Theaters in New York City may open in March at 25% capacity.

A view of the Regal Loews Cinemas in Times Square in New York City.

Noam Galai | fake images

After nearly a year of closings, New York City theaters will open on March 5, Governor Andrew Cuomo said Monday.

Theaters in the city will be allowed to operate at 25% capacity, in accordance with the rules currently in effect for locations in the rest of New York State.

The movie theater announcement follows a recent series of steps the governor has made in recent weeks to reopen the state’s economy. New York City’s big stadiums like Barclays Center and Madison Square Garden are gearing up to host a limited number of fans at live basketball games starting Tuesday.

Last week, Cuomo said that indoor family entertainment centers, such as arcades, trampoline parks and laser tag facilities, could reopen starting March 26 and that outdoor amusement parks will be able to return on March 9. April with a limited capacity.

Notably, March 5 also marks the day that Disney’s “Raya and the Last Dragon” will be available in theaters and on Disney + and Lionsgate’s “Chaos Walking” hits theaters. Later in March, Warner Bros. ‘”Godzilla v. Kong” will also make its debut.

Masks required

“Movie theaters in New York will align with the rest of the state: 25% capacity; no more than 50 people per screening; masks; assigned seating; social distancing; staff to control occupancy, traffic and seating to ensure compliance, “Cuomo said. “They need the improved standards for air filtration, ventilation and purification that DOH has specified.”

Cuomo has repeatedly said that the state has seen the end of its post-holiday coronavirus spike while simultaneously warning the emergence of highly contagious virus strains, such as the B.1.1.7 strain first identified in the Kingdom. Joined, it could derail the state’s progress and reverse its downward trend in cases.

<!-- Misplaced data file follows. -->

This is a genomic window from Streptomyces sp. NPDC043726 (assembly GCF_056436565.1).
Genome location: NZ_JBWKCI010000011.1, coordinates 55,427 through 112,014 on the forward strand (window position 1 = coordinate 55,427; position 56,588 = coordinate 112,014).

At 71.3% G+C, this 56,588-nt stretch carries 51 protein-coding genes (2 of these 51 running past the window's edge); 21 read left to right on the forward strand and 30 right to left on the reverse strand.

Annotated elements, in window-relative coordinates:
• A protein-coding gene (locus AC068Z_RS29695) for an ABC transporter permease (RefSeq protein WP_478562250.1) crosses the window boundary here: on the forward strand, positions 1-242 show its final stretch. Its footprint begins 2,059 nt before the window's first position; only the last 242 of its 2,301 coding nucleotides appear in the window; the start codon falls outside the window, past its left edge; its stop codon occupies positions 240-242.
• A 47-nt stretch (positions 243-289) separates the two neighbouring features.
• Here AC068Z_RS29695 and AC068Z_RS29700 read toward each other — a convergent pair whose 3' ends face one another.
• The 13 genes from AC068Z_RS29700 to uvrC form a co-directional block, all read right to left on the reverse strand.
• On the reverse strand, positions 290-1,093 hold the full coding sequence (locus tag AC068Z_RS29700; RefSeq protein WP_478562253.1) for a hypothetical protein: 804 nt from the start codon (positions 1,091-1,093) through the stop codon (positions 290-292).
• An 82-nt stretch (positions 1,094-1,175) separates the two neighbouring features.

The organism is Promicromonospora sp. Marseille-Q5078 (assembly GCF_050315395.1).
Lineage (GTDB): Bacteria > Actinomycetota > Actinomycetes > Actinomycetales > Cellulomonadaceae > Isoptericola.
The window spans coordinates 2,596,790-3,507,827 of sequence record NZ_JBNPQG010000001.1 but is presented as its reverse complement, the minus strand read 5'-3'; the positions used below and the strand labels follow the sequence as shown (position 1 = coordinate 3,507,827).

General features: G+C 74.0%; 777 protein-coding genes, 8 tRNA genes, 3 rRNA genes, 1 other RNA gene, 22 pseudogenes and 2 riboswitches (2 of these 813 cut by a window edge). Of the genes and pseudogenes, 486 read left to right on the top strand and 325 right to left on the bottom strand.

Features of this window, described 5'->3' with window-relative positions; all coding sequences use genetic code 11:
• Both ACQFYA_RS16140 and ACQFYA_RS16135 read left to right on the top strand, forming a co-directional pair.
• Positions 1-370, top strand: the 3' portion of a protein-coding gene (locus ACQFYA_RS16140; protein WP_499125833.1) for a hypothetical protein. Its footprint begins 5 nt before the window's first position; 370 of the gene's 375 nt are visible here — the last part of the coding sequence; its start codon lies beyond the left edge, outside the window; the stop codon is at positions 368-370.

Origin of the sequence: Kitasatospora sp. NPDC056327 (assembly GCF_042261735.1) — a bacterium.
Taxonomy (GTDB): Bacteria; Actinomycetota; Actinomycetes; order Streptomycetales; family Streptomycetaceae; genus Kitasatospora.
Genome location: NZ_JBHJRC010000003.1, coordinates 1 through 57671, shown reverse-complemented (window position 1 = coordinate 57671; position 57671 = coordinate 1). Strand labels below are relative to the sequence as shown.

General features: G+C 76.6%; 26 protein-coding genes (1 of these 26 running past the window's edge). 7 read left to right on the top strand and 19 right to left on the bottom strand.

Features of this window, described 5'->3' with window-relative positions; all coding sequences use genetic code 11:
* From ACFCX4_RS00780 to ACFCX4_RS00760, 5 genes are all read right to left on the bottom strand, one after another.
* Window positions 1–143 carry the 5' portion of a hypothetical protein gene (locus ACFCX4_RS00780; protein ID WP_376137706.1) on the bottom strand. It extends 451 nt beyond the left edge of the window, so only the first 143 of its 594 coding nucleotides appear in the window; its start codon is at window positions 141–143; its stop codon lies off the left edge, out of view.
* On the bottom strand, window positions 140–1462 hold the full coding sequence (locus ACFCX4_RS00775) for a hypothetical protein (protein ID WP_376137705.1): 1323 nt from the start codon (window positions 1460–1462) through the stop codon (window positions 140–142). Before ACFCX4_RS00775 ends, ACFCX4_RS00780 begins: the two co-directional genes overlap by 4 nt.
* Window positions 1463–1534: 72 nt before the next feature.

New York reports a weekly average of 7,400 Covid-19 cases a day, a decrease of more than 13% compared to a week ago and the lowest average in the state since early December, according to a CNBC analysis of data compiled by Johns Hopkins University.

“Theater owners are pleased with the announcement that the safe reopening of New York City theaters will be allowed,” the National Association of Theater Owners said in a statement. “Strict voluntary health and safety protocols have made it possible for cinemas across the country to operate safely and responsibly at higher capacity limits for many months without a single COVID-19 outbreak being traced to movie theaters. “.

“New York City is a major market for film in the US; the reopening there gives film distributors confidence to set and celebrate their theatrical release dates, and is an important step in the recovery of the entire industry, “said the group, which represents more than 33,000 movie screens in the US.

A key market

New York City is a vital center for movie ticket sales. There are nearly 300 theaters in New York State, but the key geographic metric that analysts are focusing on is New York’s Designated Market Area, or DMA.

This is an area surrounding New York City that includes part of Connecticut and New Jersey and excludes theaters north of Albany and west of Cooperstown. Within this DMA are 234 movie theaters that represent 7.4% of the total national box office, according to Comscore.

That’s the second highest ticket sales driver in the US, behind only the Los Angeles DMA, which accounts for 8.9%.

New York City has above-average ticket prices and population density, which means it makes more money for the industry than other areas in the United States and Canada. That’s one of the reasons studios have wanted to push movies across the calendar and wait for New York theaters to reopen to the public.

The city also had massive advertising penetration. Movies that do well in the city create a buzz that helps sell tickets in other parts of the country.

Not to mention that New York City is symbolically important because it is one of the places where there is a high concentration of Hollywood producers, directors, and actors living in the area.


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